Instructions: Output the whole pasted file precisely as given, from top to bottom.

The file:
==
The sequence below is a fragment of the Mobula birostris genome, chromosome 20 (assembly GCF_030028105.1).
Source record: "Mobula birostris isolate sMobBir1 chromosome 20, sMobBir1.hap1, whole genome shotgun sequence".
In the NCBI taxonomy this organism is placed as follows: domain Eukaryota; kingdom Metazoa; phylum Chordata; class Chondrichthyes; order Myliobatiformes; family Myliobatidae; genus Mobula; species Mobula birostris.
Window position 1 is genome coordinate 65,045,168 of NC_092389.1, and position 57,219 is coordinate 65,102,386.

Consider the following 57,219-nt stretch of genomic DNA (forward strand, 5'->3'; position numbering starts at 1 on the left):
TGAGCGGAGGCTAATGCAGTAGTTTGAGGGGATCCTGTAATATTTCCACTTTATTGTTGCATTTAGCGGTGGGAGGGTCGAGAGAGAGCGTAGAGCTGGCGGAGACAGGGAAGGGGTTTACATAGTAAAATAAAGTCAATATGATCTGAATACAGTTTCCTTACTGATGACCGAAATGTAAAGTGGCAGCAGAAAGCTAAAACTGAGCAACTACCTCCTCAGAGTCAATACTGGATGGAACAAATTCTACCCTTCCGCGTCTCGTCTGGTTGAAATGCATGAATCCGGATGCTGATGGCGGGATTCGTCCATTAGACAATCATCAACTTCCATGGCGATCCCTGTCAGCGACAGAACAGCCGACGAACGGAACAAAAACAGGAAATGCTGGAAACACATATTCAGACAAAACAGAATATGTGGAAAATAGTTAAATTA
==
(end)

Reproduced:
The sequence below is a fragment of the Mobula birostris genome, chromosome 20 (assembly GCF_030028105.1).
Source record: "Mobula birostris isolate sMobBir1 chromosome 20, sMobBir1.hap1, whole genome shotgun sequence".
In the NCBI taxonomy this organism is placed as follows: domain Eukaryota; kingdom Metazoa; phylum Chordata; class Chondrichthyes; order Myliobatiformes; family Myliobatidae; genus Mobula; species Mobula birostris.
Window position 1 is genome coordinate 65,045,168 of NC_092389.1, and position 57,219 is coordinate 65,102,386.

Consider the following 57,219-nt stretch of genomic DNA (forward strand, 5'->3'; position numbering starts at 1 on the left):
TGAGCGGAGGCTAATGCAGTAGTTTGAGGGGATCCTGTAATATTTCCACTTTATTGTTGCATTTAGCGGTGGGAGGGTCGAGAGAGAGCGTAGAGCTGGCGGAGACAGGGAAGGGGTTTACATAGTAAAATAAAGTCAATATGATCTGAATACAGTTTCCTTACTGATGACCGAAATGTAAAGTGGCAGCAGAAAGCTAAAACTGAGCAACTACCTCCTCAGAGTCAATACTGGATGGAACAAATTCTACCCTTCCGCGTCTCGTCTGGTTGAAATGCATGAATCCGGATGCTGATGGCGGGATTCGTCCATTAGACAATCATCAACTTCCATGGCGATCCCTGTCAGCGACAGAACAGCCGACGAACGGAACAAAAACAGGAAATGCTGGAAACACATATTCAGACAAAACAGAATATGTGGAAAATAGTTAAATTA